Be as speciﬁc as you can about what’s bothering you. For example, if there’s a chest pain, is it sharp or aching? Is it on the right, left or centre? Is it only present when you exercise or after meals? All this will help the doctor to help you.
Be sure to tell the doctor, too, about any family history of medical conditions (such as diabetes or heart disease), and any medications you are taking, whether prescribed or not.
When you are on to a good thing
It’s a good idea to see the same GP regularly. This means the doctor gets to know your medical history, and helps you feel more comfortable in talking about personal things. That way, when you have concerns about your health you are more likely to feel relaxed about seeing your GP, and they are more likely to be able to help.
Setting up a ‘support person’
Having someone around to encourage you can make all the difference in learning new, healthy habits.
This support person could be your case manager or other support worker from a day program or Personal Helper And Mentor (PHAM) program, for example. It could be a neighbour, friend, someone in your family, or even your psychiatrist or GP. It can be anyone who knows you’re trying to lead a healthier life and agrees to help and keep a friendly eye on how you’re getting on.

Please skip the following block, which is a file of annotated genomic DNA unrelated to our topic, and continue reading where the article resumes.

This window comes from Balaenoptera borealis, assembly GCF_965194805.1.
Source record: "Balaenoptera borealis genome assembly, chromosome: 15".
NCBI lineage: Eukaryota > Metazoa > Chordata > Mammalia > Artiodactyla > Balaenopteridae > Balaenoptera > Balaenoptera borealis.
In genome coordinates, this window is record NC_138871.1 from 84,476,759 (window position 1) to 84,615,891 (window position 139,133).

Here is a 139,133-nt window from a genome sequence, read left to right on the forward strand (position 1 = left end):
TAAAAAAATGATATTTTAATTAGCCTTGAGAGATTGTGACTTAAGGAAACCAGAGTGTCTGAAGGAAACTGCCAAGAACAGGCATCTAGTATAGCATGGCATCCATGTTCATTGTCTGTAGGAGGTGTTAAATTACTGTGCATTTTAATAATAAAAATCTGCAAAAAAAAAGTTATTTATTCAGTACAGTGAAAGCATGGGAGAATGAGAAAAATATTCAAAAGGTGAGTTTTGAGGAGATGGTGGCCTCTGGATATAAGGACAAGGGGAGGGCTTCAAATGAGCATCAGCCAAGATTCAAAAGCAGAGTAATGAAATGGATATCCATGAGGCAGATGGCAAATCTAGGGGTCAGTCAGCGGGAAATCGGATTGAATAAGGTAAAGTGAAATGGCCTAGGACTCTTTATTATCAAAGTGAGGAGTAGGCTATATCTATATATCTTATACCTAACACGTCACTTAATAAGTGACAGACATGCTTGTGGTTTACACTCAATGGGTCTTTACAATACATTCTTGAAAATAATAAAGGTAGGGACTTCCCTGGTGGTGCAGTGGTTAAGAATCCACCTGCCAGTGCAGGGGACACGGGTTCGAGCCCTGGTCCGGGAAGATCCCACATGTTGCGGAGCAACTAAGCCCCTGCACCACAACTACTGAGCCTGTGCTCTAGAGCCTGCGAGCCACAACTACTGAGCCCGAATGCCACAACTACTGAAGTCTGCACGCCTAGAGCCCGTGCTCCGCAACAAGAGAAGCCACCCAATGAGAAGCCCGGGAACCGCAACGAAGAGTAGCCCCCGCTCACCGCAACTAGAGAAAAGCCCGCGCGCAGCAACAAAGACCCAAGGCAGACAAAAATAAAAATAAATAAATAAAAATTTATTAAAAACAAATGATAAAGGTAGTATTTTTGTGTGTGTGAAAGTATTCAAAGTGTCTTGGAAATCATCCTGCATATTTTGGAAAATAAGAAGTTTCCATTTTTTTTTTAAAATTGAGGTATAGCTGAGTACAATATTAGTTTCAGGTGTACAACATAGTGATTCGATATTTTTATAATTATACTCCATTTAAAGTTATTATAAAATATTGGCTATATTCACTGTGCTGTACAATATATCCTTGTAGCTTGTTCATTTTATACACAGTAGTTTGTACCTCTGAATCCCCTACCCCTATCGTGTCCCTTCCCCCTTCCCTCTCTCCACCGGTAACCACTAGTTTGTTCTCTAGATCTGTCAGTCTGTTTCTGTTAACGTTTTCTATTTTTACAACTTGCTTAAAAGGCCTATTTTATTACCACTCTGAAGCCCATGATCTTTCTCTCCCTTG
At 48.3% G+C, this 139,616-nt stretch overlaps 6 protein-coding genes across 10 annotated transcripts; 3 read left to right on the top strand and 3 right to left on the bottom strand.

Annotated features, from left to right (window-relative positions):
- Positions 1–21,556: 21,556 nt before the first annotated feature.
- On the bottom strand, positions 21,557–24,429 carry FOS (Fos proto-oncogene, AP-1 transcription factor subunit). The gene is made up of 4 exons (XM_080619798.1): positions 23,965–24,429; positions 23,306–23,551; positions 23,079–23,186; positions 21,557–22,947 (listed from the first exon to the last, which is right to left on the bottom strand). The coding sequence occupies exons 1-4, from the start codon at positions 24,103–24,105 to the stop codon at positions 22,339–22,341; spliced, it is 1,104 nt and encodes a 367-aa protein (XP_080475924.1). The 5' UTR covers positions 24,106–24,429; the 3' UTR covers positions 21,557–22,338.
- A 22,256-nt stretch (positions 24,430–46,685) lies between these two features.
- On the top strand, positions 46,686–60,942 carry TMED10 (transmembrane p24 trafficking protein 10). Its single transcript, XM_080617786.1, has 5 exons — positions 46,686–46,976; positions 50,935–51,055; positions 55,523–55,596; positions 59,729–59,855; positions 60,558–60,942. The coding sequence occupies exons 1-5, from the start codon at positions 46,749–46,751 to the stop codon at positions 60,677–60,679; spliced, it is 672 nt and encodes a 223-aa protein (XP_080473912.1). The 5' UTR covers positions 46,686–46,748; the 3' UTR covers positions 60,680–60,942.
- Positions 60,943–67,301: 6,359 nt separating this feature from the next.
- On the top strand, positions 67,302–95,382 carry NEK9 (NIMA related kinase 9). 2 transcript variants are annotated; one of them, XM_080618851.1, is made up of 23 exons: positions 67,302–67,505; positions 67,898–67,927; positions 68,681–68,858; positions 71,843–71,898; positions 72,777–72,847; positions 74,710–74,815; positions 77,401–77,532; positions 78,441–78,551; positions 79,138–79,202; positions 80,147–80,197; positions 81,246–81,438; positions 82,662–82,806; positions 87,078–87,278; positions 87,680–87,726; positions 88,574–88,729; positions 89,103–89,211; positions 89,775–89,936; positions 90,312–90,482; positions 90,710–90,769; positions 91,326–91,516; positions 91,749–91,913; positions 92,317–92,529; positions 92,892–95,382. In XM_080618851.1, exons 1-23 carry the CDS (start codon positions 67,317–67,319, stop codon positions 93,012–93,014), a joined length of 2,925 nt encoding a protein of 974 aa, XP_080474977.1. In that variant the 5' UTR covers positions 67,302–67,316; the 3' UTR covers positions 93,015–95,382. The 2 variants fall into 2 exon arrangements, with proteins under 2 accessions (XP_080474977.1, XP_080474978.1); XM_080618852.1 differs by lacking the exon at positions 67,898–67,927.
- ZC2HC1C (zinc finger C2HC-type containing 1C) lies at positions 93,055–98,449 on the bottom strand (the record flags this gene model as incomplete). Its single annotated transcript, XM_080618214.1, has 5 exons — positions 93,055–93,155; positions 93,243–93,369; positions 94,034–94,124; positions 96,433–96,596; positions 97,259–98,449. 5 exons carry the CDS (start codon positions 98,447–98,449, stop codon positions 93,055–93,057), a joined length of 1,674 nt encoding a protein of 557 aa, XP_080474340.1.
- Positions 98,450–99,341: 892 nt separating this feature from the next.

The following things are important when thinking about who to ask to be your support person.
Remember your support person needs to be someone you trust, and who will take a real interest in how you are getting on.
No one can be available all the time, but think about how available a person is – in person, by phone or email.
Being a support person means being familiar with you and your life. This is likely to be someone you’ve known for some time and are comfortable talking to.
A positive attitude
A good support person sees the bright side of life. It can make all the difference to have someone with a positive approach to life helping you – it’s surprisingly infectious.
What to discuss with your support person
Here are some things to talk about with your support person, to help them help you to keep up your healthy new habits.